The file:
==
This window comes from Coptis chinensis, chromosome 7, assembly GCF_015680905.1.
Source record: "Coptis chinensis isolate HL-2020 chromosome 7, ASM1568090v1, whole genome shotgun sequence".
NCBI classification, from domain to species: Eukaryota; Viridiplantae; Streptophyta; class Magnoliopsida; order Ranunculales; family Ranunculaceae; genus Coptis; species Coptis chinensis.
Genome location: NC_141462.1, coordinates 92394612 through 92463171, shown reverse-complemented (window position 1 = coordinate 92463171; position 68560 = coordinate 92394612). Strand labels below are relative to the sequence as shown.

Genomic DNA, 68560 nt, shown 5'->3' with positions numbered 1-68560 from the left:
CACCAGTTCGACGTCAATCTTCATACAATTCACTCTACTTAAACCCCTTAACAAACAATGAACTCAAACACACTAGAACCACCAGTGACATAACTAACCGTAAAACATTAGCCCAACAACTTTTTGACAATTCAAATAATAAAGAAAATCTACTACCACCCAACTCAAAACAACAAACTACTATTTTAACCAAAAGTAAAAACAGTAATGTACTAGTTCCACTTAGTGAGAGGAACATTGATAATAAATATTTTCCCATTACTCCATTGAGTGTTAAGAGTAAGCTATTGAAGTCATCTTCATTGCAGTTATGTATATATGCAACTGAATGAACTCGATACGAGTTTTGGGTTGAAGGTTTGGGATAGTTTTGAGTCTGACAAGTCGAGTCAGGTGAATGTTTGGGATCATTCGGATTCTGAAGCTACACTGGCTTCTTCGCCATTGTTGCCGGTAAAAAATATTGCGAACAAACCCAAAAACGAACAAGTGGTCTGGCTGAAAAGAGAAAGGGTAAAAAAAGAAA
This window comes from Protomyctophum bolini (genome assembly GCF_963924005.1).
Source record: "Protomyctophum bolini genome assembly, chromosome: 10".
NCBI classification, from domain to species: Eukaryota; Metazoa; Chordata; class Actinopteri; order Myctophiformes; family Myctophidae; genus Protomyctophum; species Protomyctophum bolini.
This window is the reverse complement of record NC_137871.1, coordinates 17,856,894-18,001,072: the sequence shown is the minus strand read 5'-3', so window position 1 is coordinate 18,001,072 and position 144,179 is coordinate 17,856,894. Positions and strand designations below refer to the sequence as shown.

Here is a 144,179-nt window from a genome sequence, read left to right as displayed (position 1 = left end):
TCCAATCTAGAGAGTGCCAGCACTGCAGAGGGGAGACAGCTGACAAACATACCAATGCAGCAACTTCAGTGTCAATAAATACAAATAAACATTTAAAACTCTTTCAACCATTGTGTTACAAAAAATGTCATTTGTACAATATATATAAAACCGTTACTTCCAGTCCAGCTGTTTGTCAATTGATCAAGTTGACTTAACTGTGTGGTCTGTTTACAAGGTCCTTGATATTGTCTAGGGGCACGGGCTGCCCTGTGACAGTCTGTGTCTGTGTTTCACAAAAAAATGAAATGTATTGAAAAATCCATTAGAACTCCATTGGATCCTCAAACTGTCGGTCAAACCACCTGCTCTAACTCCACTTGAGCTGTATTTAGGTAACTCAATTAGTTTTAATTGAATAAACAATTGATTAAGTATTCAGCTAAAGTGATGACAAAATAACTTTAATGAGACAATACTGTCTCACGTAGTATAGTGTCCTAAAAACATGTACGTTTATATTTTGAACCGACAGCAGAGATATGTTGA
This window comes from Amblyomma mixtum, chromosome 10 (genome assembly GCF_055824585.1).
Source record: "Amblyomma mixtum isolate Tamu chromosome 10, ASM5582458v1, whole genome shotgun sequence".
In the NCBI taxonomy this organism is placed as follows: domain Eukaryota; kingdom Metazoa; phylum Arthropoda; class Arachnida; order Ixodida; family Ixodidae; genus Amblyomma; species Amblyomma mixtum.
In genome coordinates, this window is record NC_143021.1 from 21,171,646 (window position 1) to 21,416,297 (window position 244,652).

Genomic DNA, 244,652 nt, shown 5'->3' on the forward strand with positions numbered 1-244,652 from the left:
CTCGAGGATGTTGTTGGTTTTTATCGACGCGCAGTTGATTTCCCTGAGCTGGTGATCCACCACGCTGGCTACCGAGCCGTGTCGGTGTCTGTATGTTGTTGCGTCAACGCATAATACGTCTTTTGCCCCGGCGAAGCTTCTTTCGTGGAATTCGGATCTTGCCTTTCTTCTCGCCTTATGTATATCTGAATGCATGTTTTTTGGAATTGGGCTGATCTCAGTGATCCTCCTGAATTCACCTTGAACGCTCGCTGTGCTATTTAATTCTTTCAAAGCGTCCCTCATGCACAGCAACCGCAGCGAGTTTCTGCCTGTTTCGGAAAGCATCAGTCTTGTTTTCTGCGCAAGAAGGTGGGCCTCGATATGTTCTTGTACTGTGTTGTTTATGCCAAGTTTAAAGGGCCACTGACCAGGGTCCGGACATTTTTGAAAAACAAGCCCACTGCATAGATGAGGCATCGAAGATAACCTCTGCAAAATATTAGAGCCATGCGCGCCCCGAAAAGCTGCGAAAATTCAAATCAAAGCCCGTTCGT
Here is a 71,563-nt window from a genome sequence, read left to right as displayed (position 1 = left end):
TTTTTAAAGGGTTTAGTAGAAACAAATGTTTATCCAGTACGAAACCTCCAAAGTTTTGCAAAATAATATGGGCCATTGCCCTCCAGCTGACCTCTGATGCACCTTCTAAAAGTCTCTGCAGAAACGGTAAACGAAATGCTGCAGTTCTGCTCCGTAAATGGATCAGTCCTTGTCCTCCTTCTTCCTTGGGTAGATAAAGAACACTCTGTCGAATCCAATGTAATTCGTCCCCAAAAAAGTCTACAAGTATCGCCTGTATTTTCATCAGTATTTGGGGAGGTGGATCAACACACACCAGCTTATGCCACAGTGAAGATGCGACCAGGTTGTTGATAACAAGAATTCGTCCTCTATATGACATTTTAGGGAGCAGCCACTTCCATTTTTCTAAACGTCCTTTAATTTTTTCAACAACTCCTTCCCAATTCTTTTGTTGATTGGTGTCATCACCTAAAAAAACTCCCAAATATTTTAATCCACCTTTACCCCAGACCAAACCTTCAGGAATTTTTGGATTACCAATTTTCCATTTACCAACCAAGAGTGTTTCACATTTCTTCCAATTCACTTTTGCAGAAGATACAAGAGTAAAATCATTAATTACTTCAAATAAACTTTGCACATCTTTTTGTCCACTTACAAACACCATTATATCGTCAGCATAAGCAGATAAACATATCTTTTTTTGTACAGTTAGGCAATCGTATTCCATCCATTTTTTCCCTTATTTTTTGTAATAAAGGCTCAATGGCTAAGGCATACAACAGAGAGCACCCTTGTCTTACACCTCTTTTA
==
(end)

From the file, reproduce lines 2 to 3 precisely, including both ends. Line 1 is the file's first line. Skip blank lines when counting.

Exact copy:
Source record: "Coptis chinensis isolate HL-2020 chromosome 7, ASM1568090v1, whole genome shotgun sequence".
NCBI classification, from domain to species: Eukaryota; Viridiplantae; Streptophyta; class Magnoliopsida; order Ranunculales; family Ranunculaceae; genus Coptis; species Coptis chinensis.